Human Appeal Ireland, Hatay, Turkey-Syria Border: Day 2
by Hajar Al-Kaddo
There were many moments throughout the Hatay trip that our group came together to evaluate our own strengths and weaknesses as individuals, but this introspection was a spectacular learning curve. It was a chance to reflect on the plight we had witnessed. Notably the decorum and dignity of the Syrians who respected and comforted each other in such desperate times imparted many life lessons on each of us.
During our different visits, we met a very small portion of the 12.2 million Syrians who were affected by the war. Vulnerable young women and children were among those in besieged areas and their fragility shook me. The wide eyes of the children were truly mesmerizing, the moment when my own eyes met theirs is an indelible memory, and their returning smiles were beyond words. Spending time with the children was one of the highlights of my time in Hatay. Hearing the songs of a free Syria transported us a hopeful future, but when we heard of what the families had lost, a sense of heartbreak set in.
Our visit to the rehabilitation centre and the women there epitomised this moment. In the makeshift centre with scant supplies, it was terribly under-resourced and this was a huge barrier to overcome. Essentials like a gas oven, freezer, heating, medication and water filters were some of their minimum needs. Larger equipment like ultrasonic sound machines for physiotherapy were also required to treat the vast amount of patients attending this centre.
The injuries sustained varied, it was like looking into an endless pit seeing the harm and destruction that had been caused to people who had been ordinary civilians, like any of us but caught in the cross-fires of war.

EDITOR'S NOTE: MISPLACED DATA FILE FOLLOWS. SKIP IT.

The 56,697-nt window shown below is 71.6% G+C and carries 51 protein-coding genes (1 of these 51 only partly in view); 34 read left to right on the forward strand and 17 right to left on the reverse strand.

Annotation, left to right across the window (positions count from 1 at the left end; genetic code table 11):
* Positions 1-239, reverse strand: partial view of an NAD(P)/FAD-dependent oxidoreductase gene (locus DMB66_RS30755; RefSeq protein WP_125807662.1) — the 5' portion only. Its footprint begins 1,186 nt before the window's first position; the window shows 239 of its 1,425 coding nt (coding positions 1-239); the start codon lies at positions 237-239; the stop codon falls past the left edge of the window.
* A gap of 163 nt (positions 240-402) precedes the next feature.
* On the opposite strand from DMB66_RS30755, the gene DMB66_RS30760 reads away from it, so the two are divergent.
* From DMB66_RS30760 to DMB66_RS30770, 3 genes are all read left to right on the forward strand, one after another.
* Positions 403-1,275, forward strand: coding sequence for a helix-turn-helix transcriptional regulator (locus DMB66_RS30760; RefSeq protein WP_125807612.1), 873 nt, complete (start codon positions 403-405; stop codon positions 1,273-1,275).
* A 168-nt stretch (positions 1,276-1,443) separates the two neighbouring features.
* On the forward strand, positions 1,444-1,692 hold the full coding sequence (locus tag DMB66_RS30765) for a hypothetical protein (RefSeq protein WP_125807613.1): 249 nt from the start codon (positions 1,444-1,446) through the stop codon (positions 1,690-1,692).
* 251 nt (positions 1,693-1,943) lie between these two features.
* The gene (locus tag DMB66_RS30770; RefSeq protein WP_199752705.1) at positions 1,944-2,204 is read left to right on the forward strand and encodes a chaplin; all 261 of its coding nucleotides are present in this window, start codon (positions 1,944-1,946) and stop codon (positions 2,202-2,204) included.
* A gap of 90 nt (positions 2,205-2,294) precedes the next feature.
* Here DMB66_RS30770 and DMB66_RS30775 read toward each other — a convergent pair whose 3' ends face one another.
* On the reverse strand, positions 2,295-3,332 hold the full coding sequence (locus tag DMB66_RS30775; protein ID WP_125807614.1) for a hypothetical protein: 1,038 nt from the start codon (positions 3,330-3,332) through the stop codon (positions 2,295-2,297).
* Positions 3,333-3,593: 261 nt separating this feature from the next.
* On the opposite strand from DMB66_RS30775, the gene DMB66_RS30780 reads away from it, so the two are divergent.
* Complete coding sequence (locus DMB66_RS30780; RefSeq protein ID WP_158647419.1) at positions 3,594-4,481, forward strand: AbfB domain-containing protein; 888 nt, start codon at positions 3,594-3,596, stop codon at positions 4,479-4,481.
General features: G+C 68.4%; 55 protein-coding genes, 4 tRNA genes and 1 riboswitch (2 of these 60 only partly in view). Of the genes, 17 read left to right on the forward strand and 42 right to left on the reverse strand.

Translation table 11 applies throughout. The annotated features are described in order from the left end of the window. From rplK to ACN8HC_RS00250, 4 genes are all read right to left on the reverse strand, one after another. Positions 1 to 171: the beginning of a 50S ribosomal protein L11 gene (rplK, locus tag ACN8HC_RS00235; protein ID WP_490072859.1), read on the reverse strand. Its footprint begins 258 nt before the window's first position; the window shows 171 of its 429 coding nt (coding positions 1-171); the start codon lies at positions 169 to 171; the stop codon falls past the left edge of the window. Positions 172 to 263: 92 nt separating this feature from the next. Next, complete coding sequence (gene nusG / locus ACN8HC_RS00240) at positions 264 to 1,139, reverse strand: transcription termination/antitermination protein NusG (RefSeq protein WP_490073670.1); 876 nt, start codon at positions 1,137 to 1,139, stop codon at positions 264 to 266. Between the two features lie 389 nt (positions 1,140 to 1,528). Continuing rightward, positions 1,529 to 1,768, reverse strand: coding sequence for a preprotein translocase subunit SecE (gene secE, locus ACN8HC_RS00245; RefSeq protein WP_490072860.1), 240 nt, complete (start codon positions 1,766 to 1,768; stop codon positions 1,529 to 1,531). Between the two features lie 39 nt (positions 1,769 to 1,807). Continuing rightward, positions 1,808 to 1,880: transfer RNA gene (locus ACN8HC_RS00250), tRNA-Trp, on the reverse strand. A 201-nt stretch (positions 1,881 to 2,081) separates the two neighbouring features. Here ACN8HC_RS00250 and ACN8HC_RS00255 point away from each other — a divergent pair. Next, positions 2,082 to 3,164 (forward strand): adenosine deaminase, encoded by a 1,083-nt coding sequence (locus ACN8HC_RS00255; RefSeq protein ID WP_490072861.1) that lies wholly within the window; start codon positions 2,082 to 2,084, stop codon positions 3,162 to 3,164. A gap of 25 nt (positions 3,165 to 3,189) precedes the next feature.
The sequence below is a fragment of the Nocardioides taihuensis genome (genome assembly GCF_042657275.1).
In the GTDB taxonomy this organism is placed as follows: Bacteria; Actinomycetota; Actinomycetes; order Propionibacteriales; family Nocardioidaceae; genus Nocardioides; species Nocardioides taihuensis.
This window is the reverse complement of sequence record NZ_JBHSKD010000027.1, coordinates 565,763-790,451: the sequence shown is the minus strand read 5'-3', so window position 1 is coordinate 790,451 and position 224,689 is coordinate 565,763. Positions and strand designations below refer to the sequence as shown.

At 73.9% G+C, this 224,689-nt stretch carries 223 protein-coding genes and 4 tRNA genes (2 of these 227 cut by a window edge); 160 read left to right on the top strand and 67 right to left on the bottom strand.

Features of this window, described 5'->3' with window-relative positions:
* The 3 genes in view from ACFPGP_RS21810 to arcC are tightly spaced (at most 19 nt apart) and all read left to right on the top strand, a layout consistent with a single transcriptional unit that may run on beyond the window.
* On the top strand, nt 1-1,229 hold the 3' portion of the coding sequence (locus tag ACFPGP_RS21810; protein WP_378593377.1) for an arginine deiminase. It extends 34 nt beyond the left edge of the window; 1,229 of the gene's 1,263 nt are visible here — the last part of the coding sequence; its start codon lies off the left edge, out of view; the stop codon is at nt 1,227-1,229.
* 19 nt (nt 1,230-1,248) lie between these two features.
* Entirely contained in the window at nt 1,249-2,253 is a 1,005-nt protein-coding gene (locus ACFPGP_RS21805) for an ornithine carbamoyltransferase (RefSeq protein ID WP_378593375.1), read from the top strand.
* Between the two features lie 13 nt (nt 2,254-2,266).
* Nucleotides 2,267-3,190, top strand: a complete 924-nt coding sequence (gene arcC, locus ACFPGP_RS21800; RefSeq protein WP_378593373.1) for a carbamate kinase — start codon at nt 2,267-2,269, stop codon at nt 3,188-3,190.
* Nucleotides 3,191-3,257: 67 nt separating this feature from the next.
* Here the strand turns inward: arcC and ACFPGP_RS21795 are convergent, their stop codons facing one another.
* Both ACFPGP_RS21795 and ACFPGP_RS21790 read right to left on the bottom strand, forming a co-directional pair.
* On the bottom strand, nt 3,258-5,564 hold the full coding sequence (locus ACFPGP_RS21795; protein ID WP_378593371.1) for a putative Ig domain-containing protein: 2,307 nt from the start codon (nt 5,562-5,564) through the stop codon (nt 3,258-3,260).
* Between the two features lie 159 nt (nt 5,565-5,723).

I cannot imagine, or even begin to imagine what these women have been through, I think this is one part of the trip that will never leave me. Women who had lost family members or had been injured, while still putting their families and the care for their children first, was hard to witness and endure.
We met, a 32 year old widow who had lost not only her husband but also her son. This lady was nursing her remaining child, a 7 years old, that was in need of heart surgery and a pacemaker. While living in a refugee camp, the outlook was bleak for this lady and her son. Another woman had her toes blasted off, and had spent 1,000 Lira to cross the border into Turkey but still needed to use any funds to obtain a prosthetic limb. The general consensus from speaking to these women was that they would rather pay for the complete replacement of joints than have to pay for or endure any long term treatment. Which is both very expensive and hard to source while the simplest medication is scarce.
Considering the few options that these people had left was very overwhelming as they faced difficult decisions every day, however we as the Human Appeal team endeavour to highlight the suffering of such individuals so that we may mobilise people who want to help.
When leaving the centre, we posed a question to the rehab coordinator, asking “is there a message or anything you would like us to tell the British and Irish people?” Her response was: ‘We want to thank the donors and everyone who is helping and volunteering, may God reward them, may His blessings always be upon them. But please, don't forget the injured, they are always coming in…They are in so much need – they don’t ask for more – they simply thank you for what they have. We pray that you don't ever see the things that we've seen"